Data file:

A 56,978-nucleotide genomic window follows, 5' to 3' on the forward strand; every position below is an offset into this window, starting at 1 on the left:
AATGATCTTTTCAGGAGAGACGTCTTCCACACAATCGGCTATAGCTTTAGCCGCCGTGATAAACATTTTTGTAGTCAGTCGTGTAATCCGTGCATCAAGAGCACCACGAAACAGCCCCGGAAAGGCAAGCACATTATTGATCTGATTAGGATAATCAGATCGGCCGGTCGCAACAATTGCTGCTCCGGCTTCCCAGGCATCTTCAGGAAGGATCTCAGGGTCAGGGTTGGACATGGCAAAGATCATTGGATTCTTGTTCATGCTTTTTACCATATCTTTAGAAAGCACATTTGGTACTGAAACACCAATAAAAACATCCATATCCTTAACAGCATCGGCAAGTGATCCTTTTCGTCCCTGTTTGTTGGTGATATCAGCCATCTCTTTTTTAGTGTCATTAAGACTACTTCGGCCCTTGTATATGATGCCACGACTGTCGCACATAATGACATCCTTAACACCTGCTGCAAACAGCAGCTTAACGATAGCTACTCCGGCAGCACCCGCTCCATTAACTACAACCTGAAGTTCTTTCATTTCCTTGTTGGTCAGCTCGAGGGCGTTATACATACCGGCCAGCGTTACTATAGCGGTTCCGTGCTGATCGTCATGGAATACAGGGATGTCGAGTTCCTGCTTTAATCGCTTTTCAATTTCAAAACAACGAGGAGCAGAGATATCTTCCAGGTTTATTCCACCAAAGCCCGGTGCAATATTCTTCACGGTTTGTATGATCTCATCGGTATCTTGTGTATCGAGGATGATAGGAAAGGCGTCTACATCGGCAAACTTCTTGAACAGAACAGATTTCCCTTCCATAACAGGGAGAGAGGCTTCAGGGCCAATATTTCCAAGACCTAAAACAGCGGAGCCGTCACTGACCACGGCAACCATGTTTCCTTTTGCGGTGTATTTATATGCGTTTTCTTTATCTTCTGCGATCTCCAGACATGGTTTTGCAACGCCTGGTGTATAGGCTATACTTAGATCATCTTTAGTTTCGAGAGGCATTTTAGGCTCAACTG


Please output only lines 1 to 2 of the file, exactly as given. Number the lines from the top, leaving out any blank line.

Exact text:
A 56,978-nucleotide genomic window follows, 5' to 3' on the forward strand; every position below is an offset into this window, starting at 1 on the left:
AATGATCTTTTCAGGAGAGACGTCTTCCACACAATCGGCTATAGCTTTAGCCGCCGTGATAAACATTTTTGTAGTCAGTCGTGTAATCCGTGCATCAAGAGCACCACGAAACAGCCCCGGAAAGGCAAGCACATTATTGATCTGATTAGGATAATCAGATCGGCCGGTCGCAACAATTGCTGCTCCGGCTTCCCAGGCATCTTCAGGAAGGATCTCAGGGTCAGGGTTGGACATGGCAAAGATCATTGGATTCTTGTTCATGCTTTTTACCATATCTTTAGAAAGCACATTTGGTACTGAAACACCAATAAAAACATCCATATCCTTAACAGCATCGGCAAGTGATCCTTTTCGTCCCTGTTTGTTGGTGATATCAGCCATCTCTTTTTTAGTGTCATTAAGACTACTTCGGCCCTTGTATATGATGCCACGACTGTCGCACATAATGACATCCTTAACACCTGCTGCAAACAGCAGCTTAACGATAGCTACTCCGGCAGCACCCGCTCCATTAACTACAACCTGAAGTTCTTTCATTTCCTTGTTGGTCAGCTCGAGGGCGTTATACATACCGGCCAGCGTTACTATAGCGGTTCCGTGCTGATCGTCATGGAATACAGGGATGTCGAGTTCCTGCTTTAATCGCTTTTCAATTTCAAAACAACGAGGAGCAGAGATATCTTCCAGGTTTATTCCACCAAAGCCCGGTGCAATATTCTTCACGGTTTGTATGATCTCATCGGTATCTTGTGTATCGAGGATGATAGGAAAGGCGTCTACATCGGCAAACTTCTTGAACAGAACAGATTTCCCTTCCATAACAGGGAGAGAGGCTTCAGGGCCAATATTTCCAAGACCTAAAACAGCGGAGCCGTCACTGACCACGGCAACCATGTTTCCTTTTGCGGTGTATTTATATGCGTTTTCTTTATCTTCTGCGATCTCCAGACATGGTTTTGCAACGCCTGGTGTATAGGCTATACTTAGATCATCTTTAGTTTCGAGAGGCATTTTAGGCTCAACTG